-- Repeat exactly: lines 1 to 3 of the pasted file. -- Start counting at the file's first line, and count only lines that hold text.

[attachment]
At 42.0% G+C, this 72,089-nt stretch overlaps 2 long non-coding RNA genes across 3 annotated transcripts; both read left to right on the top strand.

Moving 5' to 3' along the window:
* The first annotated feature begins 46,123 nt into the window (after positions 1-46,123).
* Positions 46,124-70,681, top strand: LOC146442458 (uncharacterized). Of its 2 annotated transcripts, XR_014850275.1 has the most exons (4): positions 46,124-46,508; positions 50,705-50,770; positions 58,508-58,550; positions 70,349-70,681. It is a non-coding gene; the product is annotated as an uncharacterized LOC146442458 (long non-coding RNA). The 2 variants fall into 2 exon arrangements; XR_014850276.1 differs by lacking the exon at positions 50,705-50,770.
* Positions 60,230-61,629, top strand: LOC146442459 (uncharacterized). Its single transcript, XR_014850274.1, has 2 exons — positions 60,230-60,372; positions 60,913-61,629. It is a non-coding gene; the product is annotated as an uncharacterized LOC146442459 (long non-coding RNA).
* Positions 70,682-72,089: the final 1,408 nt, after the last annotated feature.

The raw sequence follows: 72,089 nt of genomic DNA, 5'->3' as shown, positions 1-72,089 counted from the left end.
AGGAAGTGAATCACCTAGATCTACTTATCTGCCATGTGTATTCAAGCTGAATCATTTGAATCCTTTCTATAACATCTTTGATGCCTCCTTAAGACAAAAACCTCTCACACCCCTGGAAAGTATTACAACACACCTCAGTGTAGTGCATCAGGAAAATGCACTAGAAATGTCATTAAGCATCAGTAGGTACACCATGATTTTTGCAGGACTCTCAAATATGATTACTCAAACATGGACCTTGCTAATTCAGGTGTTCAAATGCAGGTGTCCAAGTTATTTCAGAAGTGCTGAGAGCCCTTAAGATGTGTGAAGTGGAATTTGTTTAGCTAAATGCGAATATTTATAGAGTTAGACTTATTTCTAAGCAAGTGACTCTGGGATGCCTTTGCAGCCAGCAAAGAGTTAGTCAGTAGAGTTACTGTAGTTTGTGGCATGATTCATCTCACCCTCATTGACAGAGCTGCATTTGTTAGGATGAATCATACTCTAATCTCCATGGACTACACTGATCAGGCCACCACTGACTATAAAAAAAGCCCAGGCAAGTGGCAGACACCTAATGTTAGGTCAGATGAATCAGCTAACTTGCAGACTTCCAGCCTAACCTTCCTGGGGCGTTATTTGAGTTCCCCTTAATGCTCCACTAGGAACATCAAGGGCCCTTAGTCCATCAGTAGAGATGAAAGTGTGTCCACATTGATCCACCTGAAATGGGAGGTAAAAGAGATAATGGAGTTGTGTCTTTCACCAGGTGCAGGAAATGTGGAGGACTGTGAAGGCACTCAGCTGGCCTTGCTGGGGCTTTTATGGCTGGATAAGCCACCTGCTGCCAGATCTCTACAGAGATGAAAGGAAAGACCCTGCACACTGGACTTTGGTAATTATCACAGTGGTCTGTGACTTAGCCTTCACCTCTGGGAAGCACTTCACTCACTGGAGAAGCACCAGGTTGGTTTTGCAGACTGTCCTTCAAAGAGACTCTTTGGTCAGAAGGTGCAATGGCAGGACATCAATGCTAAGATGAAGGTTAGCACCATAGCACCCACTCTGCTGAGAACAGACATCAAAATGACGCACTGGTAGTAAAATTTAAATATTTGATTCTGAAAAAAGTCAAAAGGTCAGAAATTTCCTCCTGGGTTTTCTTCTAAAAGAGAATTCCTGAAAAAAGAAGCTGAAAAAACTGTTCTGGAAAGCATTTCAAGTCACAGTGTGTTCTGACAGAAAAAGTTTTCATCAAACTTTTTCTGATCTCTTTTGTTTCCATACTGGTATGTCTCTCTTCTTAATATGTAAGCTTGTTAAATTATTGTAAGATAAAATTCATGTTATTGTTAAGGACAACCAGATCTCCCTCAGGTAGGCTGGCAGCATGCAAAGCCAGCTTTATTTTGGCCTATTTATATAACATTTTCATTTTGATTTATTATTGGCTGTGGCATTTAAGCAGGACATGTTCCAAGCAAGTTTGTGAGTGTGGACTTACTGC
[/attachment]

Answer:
At 42.0% G+C, this 72,089-nt stretch overlaps 2 long non-coding RNA genes across 3 annotated transcripts; both read left to right on the top strand.

Moving 5' to 3' along the window:
* The first annotated feature begins 46,123 nt into the window (after positions 1-46,123).